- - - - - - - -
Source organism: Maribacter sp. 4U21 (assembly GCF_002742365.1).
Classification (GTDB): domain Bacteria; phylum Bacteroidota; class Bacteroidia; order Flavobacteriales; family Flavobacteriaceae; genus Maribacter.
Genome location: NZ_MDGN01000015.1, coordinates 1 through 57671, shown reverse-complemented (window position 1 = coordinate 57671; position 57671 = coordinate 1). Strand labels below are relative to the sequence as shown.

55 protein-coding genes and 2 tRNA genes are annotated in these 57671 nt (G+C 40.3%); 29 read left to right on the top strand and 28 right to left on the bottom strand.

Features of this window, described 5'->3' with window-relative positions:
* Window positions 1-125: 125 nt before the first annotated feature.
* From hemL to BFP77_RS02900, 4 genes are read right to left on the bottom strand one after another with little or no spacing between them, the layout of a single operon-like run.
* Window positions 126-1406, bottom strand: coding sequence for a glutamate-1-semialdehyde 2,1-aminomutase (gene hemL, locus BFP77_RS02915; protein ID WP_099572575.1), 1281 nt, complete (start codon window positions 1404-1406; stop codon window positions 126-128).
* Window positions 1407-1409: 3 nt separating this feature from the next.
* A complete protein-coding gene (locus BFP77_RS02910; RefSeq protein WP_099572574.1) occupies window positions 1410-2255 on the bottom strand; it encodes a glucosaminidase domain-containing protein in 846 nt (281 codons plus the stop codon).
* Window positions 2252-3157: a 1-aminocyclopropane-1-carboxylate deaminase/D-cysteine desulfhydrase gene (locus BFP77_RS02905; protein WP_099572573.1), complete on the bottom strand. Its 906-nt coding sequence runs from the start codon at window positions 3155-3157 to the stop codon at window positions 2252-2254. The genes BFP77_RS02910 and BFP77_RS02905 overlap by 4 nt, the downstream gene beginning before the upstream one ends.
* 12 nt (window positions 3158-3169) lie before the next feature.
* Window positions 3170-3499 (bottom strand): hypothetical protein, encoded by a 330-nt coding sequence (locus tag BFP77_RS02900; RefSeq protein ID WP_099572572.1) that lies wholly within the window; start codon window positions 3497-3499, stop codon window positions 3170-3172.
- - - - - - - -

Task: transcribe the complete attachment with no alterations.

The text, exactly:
Source organism: Maribacter sp. 4U21 (assembly GCF_002742365.1).
Classification (GTDB): domain Bacteria; phylum Bacteroidota; class Bacteroidia; order Flavobacteriales; family Flavobacteriaceae; genus Maribacter.
Genome location: NZ_MDGN01000015.1, coordinates 1 through 57671, shown reverse-complemented (window position 1 = coordinate 57671; position 57671 = coordinate 1). Strand labels below are relative to the sequence as shown.

55 protein-coding genes and 2 tRNA genes are annotated in these 57671 nt (G+C 40.3%); 29 read left to right on the top strand and 28 right to left on the bottom strand.

Features of this window, described 5'->3' with window-relative positions:
* Window positions 1-125: 125 nt before the first annotated feature.
* From hemL to BFP77_RS02900, 4 genes are read right to left on the bottom strand one after another with little or no spacing between them, the layout of a single operon-like run.
* Window positions 126-1406, bottom strand: coding sequence for a glutamate-1-semialdehyde 2,1-aminomutase (gene hemL, locus BFP77_RS02915; protein ID WP_099572575.1), 1281 nt, complete (start codon window positions 1404-1406; stop codon window positions 126-128).
* Window positions 1407-1409: 3 nt separating this feature from the next.
* A complete protein-coding gene (locus BFP77_RS02910; RefSeq protein WP_099572574.1) occupies window positions 1410-2255 on the bottom strand; it encodes a glucosaminidase domain-containing protein in 846 nt (281 codons plus the stop codon).
* Window positions 2252-3157: a 1-aminocyclopropane-1-carboxylate deaminase/D-cysteine desulfhydrase gene (locus BFP77_RS02905; protein WP_099572573.1), complete on the bottom strand. Its 906-nt coding sequence runs from the start codon at window positions 3155-3157 to the stop codon at window positions 2252-2254. The genes BFP77_RS02910 and BFP77_RS02905 overlap by 4 nt, the downstream gene beginning before the upstream one ends.
* 12 nt (window positions 3158-3169) lie before the next feature.
* Window positions 3170-3499 (bottom strand): hypothetical protein, encoded by a 330-nt coding sequence (locus tag BFP77_RS02900; RefSeq protein ID WP_099572572.1) that lies wholly within the window; start codon window positions 3497-3499, stop codon window positions 3170-3172.